Accurate DNA replication is essential for the maintenance of the genetic information during cell proliferation in all organisms. Defects in DNA replication factors are associated with human diseases including cancer. The complexity of eukaryotic DNA replication has previously confounded efforts to directly address biochemical mechanisms involved in this process in vitro. We have developed functional in vitro assays that allow us to overcome this limitation. We have shown previously that pre-replicative complexes (pre-RCs), which license origins in G1 phase for subsequent activation in S phase, can be reconstituted with proteins purified from budding yeast, Saccharomyces cerevisiae. Importantly, we recently found that reconstituted pre-RCs also support regulated DNA replication in vitro, exhibiting the fundamental hallmarks of cellular DNA replication. These functional assays enable us to use interdisciplinary approaches to address key problems in eukaryotic DNA replication initiation that were previously intractable, forming the basis for experiments proposed here:
Aim 1) Mcm2-7 is loaded onto origins in inactive form by the pre-RC in G1 phase. Activation of the Mcm2-7 helicase, and concomitant replisome assembly in S phase, requires the formation of a pre-initiation complex (pre-IC) around the pre-RC. The goal is to delineate the mechanism of origin activation by the pre-IC using reconstitution studies with purified budding yeast proteins. We will characterize the order of pre-IC assembly, determine the structure of pre-IC subassemblies, define the steps that induce local origin unwinding, and assign biochemical functions to pre-IC components. These studies form the basis for our long-term goal to reconstitute the entire eukaryotic DNA replication reaction in vitro.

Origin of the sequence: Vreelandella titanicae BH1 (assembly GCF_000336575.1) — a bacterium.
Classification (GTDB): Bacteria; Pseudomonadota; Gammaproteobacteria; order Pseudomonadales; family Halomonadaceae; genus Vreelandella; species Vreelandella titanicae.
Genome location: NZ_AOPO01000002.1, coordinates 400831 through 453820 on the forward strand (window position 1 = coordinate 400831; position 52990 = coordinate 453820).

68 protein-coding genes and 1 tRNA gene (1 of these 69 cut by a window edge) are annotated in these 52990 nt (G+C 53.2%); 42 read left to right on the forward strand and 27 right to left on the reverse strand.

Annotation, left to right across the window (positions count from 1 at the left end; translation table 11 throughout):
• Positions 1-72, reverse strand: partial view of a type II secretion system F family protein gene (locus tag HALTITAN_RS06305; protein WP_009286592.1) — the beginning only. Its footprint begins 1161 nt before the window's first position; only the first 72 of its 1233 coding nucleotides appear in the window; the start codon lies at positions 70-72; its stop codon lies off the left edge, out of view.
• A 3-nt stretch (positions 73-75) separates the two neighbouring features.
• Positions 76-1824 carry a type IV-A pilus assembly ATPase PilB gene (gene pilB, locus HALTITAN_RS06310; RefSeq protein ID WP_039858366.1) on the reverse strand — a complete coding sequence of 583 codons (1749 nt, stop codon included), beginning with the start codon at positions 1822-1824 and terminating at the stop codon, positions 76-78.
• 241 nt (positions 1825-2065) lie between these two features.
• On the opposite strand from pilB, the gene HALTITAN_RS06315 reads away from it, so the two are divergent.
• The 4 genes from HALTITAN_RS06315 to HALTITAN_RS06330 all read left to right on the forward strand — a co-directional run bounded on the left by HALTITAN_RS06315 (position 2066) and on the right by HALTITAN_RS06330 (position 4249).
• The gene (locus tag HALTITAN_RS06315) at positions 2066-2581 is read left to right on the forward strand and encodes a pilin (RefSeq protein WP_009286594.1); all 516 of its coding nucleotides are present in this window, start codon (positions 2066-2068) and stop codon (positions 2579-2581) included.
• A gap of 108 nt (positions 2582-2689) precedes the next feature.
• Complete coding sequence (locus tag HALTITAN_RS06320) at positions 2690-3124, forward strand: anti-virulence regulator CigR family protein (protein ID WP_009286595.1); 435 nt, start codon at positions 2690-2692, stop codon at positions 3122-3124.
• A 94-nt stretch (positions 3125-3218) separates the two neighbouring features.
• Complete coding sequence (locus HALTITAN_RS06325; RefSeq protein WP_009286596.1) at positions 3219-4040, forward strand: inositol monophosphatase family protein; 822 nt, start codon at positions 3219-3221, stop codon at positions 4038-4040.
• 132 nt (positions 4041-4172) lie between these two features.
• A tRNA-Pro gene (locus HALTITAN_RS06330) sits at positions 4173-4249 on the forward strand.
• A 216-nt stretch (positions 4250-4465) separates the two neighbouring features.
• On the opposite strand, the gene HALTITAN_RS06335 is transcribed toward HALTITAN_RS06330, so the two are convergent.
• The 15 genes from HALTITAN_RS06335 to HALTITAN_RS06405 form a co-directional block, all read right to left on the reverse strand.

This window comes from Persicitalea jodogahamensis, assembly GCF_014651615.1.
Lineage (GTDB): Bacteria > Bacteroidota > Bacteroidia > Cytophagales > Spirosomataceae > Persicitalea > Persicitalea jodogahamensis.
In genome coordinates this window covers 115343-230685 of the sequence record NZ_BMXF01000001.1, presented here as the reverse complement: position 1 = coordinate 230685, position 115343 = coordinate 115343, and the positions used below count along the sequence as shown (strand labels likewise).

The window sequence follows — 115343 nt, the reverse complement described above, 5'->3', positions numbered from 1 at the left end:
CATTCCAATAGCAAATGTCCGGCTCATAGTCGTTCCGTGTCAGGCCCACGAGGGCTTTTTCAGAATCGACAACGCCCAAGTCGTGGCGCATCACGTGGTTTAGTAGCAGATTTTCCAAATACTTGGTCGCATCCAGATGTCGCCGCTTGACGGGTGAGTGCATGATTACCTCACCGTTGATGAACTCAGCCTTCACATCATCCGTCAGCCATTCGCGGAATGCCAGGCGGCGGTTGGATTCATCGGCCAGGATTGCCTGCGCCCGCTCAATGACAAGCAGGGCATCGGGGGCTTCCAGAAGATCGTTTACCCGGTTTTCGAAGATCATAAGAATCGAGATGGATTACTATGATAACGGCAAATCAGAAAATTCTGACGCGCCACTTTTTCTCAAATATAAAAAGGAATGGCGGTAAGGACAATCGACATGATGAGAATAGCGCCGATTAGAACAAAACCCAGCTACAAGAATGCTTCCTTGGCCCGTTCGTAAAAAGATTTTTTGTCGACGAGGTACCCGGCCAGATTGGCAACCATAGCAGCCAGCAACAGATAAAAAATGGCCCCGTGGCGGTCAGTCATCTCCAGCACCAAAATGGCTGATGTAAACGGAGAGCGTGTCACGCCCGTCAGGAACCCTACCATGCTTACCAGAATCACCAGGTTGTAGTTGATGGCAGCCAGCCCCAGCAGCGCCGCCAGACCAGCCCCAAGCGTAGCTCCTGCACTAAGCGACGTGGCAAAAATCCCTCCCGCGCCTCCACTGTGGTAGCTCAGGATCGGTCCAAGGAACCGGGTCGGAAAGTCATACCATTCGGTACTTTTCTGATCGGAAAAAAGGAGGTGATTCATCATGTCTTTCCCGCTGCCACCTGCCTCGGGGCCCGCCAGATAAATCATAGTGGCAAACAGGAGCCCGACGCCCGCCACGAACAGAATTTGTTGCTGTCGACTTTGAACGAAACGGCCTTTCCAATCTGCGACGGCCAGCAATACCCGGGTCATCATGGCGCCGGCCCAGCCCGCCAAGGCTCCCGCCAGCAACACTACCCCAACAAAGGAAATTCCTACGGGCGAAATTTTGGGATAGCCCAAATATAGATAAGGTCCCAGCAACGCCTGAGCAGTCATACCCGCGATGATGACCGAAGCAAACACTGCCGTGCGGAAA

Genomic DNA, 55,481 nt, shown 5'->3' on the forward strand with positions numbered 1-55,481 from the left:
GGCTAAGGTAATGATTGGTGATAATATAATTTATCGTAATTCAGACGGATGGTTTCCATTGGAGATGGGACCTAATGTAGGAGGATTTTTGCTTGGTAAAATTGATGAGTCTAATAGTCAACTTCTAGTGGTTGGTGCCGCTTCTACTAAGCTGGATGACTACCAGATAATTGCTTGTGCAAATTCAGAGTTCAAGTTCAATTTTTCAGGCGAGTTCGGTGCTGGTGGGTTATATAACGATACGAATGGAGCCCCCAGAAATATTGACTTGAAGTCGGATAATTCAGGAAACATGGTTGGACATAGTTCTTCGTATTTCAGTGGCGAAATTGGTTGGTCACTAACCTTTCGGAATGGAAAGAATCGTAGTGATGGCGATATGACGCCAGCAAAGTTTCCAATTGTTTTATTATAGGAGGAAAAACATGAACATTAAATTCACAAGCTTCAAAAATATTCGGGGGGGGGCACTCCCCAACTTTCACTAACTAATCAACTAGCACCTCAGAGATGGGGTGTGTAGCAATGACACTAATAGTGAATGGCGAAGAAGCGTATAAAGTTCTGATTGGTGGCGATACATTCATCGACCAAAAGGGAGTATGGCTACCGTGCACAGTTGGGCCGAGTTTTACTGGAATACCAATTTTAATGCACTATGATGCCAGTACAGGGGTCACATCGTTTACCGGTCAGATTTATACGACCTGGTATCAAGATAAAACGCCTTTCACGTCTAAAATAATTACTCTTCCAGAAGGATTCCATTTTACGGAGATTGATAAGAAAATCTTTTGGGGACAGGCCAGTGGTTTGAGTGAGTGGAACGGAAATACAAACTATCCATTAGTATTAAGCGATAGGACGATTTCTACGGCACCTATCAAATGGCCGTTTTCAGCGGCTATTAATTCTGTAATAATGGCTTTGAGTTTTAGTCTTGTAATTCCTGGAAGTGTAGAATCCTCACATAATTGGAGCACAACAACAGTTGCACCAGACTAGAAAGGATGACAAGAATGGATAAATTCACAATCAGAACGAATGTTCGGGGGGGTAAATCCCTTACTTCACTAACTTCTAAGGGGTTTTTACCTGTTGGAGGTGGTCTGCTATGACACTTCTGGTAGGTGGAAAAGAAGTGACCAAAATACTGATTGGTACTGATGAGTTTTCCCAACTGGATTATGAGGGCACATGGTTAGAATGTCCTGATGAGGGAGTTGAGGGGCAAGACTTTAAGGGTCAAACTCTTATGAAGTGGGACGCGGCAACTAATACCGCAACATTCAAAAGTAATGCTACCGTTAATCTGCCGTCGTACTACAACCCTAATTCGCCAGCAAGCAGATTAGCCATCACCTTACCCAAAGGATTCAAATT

Aim 2) Mcm2-7 complexes can passively slide along DNA prior to activation of the helicase. We will characterize this sliding ability and test its role in initiatin site determination, which has important implications for the eukaryotic origin specification mechanism. Upon activation, Mcm2-7 complexes actively translocate along DNA in a directed manner to unwind DNA at the fork. We will use biochemistry, electron microscopy, and advanced single molecule fluorescence microscopy to analyze the structural configuration of active Mcm2-7 helicase complexes and determine if Mcm2-7 hexamers of opposite orientation physically separate or remain associated during elongation. These studies will provide insight into the Mcm2-7 DNA unwinding mechanism, which underlies eukaryotic replisome organization.
Aim 3) We have found previously that two Mcm2-7 hexamers are cooperatively loaded in opposite orientation around double stranded DNA by the pre-RC. To elucidate the mechanism for Mcm2-7 loading we will define the interaction network of Cdc6 during pre-RC assembly using site-specific protein-protein cross-linking in vitro and in vivo. This approach will both identify the functional interaction partners for Cdc6 in the pre-RC and inform structural models for the pre-RC.

Public Health Relevance

Each time a cell divides it must produce an accurate copy of its genome. This process, termed DNA replication, is essential and defects in DNA replication can lead to mutations, chromosomal rearrangements and cancer. This project will generate novel assays and tools for the study of DNA replication in vitro and elucidate molecular mechanisms that control the initiation of DNA replication.

National Institute of Health (NIH)
National Institute of General Medical Sciences (NIGMS)
Research Project (R01)
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Molecular Genetics A Study Section (MGA)
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Reddy, Michael K
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Sloan-Kettering Institute for Cancer Research
New York
United States
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